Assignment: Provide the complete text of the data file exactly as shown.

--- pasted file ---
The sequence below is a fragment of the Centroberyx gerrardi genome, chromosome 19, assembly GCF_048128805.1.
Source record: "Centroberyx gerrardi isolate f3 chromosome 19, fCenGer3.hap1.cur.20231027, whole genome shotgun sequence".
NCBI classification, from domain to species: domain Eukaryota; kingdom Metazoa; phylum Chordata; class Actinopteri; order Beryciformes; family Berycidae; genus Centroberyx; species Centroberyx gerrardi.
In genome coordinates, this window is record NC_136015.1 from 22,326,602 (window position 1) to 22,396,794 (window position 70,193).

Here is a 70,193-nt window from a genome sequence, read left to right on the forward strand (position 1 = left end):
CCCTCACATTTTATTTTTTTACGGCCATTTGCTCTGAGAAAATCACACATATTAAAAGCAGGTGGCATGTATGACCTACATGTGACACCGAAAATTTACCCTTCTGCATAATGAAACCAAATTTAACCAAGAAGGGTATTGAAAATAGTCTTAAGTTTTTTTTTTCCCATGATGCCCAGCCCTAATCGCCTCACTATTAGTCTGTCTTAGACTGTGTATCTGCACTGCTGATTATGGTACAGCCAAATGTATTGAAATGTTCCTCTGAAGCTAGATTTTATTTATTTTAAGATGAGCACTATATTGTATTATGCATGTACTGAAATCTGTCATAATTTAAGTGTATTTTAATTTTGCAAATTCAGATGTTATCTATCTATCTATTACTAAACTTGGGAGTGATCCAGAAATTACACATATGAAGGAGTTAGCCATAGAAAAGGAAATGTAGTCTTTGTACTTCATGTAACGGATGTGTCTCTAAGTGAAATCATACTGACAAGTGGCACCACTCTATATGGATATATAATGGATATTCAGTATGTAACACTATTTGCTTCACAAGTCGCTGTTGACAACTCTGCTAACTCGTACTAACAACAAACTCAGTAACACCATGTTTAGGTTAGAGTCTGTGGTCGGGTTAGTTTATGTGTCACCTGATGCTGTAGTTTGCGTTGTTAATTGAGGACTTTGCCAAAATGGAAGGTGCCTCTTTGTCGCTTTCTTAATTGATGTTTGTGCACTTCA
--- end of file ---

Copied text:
The sequence below is a fragment of the Centroberyx gerrardi genome, chromosome 19, assembly GCF_048128805.1.
Source record: "Centroberyx gerrardi isolate f3 chromosome 19, fCenGer3.hap1.cur.20231027, whole genome shotgun sequence".
NCBI classification, from domain to species: domain Eukaryota; kingdom Metazoa; phylum Chordata; class Actinopteri; order Beryciformes; family Berycidae; genus Centroberyx; species Centroberyx gerrardi.
In genome coordinates, this window is record NC_136015.1 from 22,326,602 (window position 1) to 22,396,794 (window position 70,193).

Here is a 70,193-nt window from a genome sequence, read left to right on the forward strand (position 1 = left end):
CCCTCACATTTTATTTTTTTACGGCCATTTGCTCTGAGAAAATCACACATATTAAAAGCAGGTGGCATGTATGACCTACATGTGACACCGAAAATTTACCCTTCTGCATAATGAAACCAAATTTAACCAAGAAGGGTATTGAAAATAGTCTTAAGTTTTTTTTTTCCCATGATGCCCAGCCCTAATCGCCTCACTATTAGTCTGTCTTAGACTGTGTATCTGCACTGCTGATTATGGTACAGCCAAATGTATTGAAATGTTCCTCTGAAGCTAGATTTTATTTATTTTAAGATGAGCACTATATTGTATTATGCATGTACTGAAATCTGTCATAATTTAAGTGTATTTTAATTTTGCAAATTCAGATGTTATCTATCTATCTATTACTAAACTTGGGAGTGATCCAGAAATTACACATATGAAGGAGTTAGCCATAGAAAAGGAAATGTAGTCTTTGTACTTCATGTAACGGATGTGTCTCTAAGTGAAATCATACTGACAAGTGGCACCACTCTATATGGATATATAATGGATATTCAGTATGTAACACTATTTGCTTCACAAGTCGCTGTTGACAACTCTGCTAACTCGTACTAACAACAAACTCAGTAACACCATGTTTAGGTTAGAGTCTGTGGTCGGGTTAGTTTATGTGTCACCTGATGCTGTAGTTTGCGTTGTTAATTGAGGACTTTGCCAAAATGGAAGGTGCCTCTTTGTCGCTTTCTTAATTGATGTTTGTGCACTTCA